Then thereâs what weâll call the stiletto test. âOne of our biggest engineers stature-wise, heâs 6â4, we ensure that he can stand on the battery pack with stilettos and it wonât break,â explains Fisher. And then there are the numerous prototypes which are something of legend â it took James Dyson 5127 prototypes before he was happy with the worldâs first bagless vacuum cleaner. According to Fisher, for Corrale there were around 3800 prototypes. âItâs the Dyson difference,â says Cherrill. Fisher explains that James Dysonâs philosophy of embracing failure is still at the heart of everything they do. âIt doesnât matter if it doesnât work, itâs just important that you learn from it and move onto the next iteration. We always want to push boundaries. Weâre never going to launch any product unless we are absolutely sure itâs going to deliver.â
Tired of straightening hair on the one built-in temperature setting? Dyson created Corrale with three heat settings â 165Â°C, 185Â°C and 210Â°C. Corraleâs platinum sensor then monitors the temperature 100 times a second to ensure heat is evenly applied to hair. âDifferent hair types require different heat,â says Fisher. âIf you have really thick hair youâll need extra heat, but with our plates, you can achieve your desired style on a lower setting in less time, so youâre reducing the damage youâre doing to your hair.â Cherrill says it was important for people to have the flexibility to use the right setting for their unique hair type, hairstyle, hair length and styling needs. âTraditional straighteners havenât offered the ability to personalise straightening.â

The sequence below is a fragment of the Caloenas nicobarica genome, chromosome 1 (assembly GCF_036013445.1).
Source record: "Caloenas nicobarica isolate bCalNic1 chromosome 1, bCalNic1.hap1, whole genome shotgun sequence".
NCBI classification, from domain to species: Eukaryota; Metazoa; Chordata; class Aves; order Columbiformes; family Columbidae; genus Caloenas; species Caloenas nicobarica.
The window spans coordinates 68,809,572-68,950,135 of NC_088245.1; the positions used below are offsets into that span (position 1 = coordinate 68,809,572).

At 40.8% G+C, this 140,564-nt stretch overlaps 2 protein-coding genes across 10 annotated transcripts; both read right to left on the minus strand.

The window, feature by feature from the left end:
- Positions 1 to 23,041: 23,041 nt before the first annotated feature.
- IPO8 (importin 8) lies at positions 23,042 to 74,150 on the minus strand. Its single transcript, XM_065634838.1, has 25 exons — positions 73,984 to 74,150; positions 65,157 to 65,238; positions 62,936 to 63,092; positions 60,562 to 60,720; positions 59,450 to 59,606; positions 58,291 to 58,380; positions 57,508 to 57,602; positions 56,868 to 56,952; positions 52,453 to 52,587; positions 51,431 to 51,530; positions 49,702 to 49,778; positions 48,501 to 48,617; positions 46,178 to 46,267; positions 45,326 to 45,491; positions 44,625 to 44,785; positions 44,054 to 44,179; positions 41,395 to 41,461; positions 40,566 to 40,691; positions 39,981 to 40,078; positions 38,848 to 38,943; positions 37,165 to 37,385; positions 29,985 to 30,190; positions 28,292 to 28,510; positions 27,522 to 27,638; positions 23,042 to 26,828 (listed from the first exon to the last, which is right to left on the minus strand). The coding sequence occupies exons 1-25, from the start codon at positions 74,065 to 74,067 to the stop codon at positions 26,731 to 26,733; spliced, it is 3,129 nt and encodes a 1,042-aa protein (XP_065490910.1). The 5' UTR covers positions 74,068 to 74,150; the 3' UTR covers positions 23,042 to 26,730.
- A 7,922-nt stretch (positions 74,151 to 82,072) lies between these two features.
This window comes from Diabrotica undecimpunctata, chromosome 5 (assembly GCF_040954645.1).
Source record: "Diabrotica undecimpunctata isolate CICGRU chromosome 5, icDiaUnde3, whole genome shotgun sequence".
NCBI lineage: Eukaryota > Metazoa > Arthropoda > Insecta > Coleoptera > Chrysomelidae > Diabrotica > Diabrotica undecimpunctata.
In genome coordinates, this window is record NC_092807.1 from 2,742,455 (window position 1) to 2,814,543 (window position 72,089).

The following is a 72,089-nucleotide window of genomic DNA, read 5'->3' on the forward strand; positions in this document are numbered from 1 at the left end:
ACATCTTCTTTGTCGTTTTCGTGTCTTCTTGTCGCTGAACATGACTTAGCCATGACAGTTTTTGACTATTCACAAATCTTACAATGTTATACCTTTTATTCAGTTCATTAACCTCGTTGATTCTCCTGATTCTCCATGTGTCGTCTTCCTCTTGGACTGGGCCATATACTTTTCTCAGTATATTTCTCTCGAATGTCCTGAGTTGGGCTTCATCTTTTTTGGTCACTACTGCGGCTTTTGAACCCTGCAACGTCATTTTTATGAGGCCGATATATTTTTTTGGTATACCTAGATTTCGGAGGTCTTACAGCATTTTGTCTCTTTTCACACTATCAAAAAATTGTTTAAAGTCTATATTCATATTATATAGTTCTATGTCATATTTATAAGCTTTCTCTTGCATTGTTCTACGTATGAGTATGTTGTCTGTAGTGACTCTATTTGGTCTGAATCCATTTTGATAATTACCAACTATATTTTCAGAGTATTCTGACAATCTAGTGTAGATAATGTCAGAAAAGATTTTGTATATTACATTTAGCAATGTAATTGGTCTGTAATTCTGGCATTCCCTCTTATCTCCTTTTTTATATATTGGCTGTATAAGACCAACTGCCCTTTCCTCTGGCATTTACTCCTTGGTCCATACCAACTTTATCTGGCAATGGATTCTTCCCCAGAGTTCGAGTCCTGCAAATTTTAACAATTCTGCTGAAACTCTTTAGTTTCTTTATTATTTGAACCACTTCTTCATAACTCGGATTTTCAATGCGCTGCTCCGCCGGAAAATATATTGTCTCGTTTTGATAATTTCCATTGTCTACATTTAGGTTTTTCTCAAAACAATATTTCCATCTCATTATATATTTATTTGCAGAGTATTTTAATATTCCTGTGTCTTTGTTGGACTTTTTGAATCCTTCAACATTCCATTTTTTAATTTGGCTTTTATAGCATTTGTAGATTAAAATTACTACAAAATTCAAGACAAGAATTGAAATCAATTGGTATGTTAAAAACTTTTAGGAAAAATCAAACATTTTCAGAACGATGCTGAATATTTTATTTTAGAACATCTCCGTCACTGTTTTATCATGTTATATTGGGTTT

And of course, the Corrale doesnât just straighten hair â if youâre skilled enough, with a flick of the wrist you can create waves and curls too. âThe fact that itâs cord-free gives it way more flexibility â where you can use it, how you can use, the positions you can put it in and therefore create a style a lot more easily,â explains Fisher. In just 70 minutes the Corrale is fully charged to provide 30 minutes of cord-free styling but if you need more time simply pop it into the charging dock or attach the magnetic 360Â° charging cable. âAnd because you can use it at a lower heat, it kind of gives the same effect as the Supersonic. Itâs a very shiny, sleek look to the hair, thereâs no dullness and thereâs much less damage,â Fisher adds.
The Dyson Corrale is available now from dyson.co.nz for $749